Pre-Game Chatter: How do we make sense of rules in the Torah that would be unthinkable in today’s society? Do we try to understand them within the context of ancient times? Or do we argue that some should be reversed or discarded?
The Torah portion of Mishpatim immediately confronts a situation that is controversial to us: the notion that some ancient Israelites are allowed to own slaves:
The Pitch: “But if the slave declares, ‘I love my master, and my wife and children: I do not wish to go free,’ his master shall take him before God. He shall be brought to the door or the doorpost, and his master shall pierce his ear with an awl; and he shall remain his slave for life.” – Exodus 21:5-6
Swing #1: “Why should the earlobe be pierced? Because it was not put to its intended use. If the ear heard a commandment proclaimed, but its owner did not take to hear what the ear perceived, that ear must have heard scornful language and lascivious talk of which even one drop is said to push away many words of Torah (‘One drop of scorn shoves aside many words of the Law’). Now the soft earlobe was created for the purpose of stopping up the ear to keep it from hearing vulgar talk. Hence, if the ear was corrupted by vulgar speech it is obvious that the lobe was not put to its proper use. Therefore, ‘let it be pierced.’” – The Rabbi of Gur
Swing #2: “What do ear and door have in common? They both can be opened and shut at will.” – Toldot Yitzhak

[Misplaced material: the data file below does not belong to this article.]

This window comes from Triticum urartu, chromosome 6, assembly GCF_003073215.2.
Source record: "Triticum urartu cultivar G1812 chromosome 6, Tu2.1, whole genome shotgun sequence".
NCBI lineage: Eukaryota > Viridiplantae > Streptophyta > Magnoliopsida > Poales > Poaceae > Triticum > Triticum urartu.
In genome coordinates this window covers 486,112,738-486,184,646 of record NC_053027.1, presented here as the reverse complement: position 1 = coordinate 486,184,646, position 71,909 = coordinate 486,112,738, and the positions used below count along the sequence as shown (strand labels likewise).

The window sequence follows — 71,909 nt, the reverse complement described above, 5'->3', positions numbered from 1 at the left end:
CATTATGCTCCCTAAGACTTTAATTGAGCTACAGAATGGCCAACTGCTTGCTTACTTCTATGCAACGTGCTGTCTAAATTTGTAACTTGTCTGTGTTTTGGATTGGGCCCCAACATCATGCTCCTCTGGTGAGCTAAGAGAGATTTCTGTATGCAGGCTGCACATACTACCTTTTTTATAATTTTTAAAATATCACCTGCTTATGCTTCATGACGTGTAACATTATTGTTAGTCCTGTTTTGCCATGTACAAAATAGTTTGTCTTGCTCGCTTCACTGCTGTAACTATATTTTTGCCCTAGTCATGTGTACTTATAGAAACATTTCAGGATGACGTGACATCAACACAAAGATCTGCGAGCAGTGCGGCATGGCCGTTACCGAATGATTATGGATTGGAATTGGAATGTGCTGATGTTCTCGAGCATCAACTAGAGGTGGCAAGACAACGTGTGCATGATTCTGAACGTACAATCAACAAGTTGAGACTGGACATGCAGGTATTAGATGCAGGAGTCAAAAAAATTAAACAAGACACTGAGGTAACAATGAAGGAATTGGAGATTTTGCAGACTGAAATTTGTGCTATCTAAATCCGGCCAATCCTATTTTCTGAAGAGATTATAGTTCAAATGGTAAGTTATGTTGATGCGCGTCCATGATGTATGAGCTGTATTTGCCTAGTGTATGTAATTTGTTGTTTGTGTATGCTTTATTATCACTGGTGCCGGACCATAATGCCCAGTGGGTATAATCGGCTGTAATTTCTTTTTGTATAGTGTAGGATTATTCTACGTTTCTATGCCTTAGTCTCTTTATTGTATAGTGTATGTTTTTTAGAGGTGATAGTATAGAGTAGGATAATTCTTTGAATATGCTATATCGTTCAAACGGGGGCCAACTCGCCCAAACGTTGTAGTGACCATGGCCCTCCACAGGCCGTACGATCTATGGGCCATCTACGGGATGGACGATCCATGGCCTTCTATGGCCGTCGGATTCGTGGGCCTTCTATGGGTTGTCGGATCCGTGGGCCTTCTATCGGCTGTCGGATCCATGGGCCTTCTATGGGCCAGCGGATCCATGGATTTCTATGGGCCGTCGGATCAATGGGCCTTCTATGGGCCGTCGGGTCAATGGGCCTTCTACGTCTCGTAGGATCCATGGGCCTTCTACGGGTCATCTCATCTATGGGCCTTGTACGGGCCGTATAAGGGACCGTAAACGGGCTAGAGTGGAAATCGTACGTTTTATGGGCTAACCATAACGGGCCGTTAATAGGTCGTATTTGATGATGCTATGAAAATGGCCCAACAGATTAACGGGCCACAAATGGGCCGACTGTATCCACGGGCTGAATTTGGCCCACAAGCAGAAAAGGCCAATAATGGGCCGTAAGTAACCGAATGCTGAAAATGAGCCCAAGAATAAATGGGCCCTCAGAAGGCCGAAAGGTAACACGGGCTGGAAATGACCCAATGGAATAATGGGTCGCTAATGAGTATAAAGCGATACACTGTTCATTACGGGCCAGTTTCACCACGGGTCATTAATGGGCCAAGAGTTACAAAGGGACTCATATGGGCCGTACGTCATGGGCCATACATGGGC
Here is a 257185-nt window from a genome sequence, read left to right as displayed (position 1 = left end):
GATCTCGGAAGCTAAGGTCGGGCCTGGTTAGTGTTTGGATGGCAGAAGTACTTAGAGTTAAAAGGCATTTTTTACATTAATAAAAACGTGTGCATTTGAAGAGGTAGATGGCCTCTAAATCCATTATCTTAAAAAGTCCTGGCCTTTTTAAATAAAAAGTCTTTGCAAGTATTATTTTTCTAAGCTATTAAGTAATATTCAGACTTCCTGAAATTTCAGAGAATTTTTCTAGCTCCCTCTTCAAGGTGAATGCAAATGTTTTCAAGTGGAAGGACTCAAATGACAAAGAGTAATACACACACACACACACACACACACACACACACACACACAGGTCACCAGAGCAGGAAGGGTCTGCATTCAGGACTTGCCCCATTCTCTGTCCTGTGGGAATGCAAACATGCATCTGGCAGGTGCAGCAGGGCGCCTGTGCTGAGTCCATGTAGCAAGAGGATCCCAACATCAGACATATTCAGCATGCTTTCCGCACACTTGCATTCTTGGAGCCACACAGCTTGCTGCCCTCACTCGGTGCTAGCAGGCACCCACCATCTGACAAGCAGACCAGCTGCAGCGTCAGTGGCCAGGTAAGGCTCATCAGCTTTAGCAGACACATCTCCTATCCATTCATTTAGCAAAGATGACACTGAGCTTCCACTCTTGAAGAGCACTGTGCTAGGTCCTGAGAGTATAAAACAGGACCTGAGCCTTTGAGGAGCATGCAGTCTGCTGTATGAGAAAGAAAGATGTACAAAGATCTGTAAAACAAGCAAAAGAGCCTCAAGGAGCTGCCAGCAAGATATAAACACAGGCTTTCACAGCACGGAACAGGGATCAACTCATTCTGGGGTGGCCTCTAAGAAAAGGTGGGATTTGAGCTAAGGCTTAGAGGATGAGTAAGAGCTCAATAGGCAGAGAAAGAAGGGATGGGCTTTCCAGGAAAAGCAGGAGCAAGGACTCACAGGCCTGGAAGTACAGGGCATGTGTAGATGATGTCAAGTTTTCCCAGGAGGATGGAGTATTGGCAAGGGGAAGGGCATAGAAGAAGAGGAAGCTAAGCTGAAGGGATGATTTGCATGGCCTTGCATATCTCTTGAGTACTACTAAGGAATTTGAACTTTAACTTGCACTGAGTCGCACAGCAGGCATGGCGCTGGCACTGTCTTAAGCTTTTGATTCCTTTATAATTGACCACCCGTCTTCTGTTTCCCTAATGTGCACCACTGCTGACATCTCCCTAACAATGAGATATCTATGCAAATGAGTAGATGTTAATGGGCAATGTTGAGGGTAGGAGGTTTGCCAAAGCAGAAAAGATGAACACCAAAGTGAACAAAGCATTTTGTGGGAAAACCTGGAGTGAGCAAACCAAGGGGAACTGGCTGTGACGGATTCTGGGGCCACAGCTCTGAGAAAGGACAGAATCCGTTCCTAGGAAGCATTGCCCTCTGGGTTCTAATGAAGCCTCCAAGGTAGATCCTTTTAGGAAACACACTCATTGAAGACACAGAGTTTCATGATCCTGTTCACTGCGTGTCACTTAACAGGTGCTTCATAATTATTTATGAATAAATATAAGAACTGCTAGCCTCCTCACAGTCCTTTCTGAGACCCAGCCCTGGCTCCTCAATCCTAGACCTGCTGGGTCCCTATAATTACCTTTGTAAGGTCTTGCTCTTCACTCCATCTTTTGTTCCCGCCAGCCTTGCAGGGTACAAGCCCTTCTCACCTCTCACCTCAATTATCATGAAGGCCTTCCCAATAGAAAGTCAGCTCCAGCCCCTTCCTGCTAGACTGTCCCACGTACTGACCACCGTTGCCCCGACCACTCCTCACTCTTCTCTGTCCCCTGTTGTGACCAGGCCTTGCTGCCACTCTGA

Swing #3: “The symbolism of this act is not clear. [Theodor] Gaster theorizes that it establishes the serf’s permanent bond to his master’s house, through the blood on the doorpost.” – Everett Fox, The Five Books of Moses
Late-Inning Questions: Does the fact that Israelite slaves have the option to voluntarily enter lifelong servitude make this kind of bondage any more palatable? If so, what do you make of the ear-piercing ceremony? Is its meaning limited to symbolism, or is there a practical aspect to it as well? What might you say if you met one of our ancestors who own slaves?
On-Deck at Emanu-El: I wish to make sure the community knows something important about our synagogue: there are two restrooms in our facility located right outside our sanctuary’s side door. These restrooms are individual – they can be locked on the inside, and can be used by any person, regardless of gender. Here at Synagogue Emanu-El, all are welcome.
The Big Inning at the End: While the rule change I mentioned last week certainly is controversial, I am thrilled that Major League Baseball appears to have approved an automatic intentional walk – that is, instead of a pitcher throwing four pitches way outside the strike zone, the pitcher can simply indicate that it wishes to award the batter first base. While this might not subtract that much time from a game, it is a step in the right direction.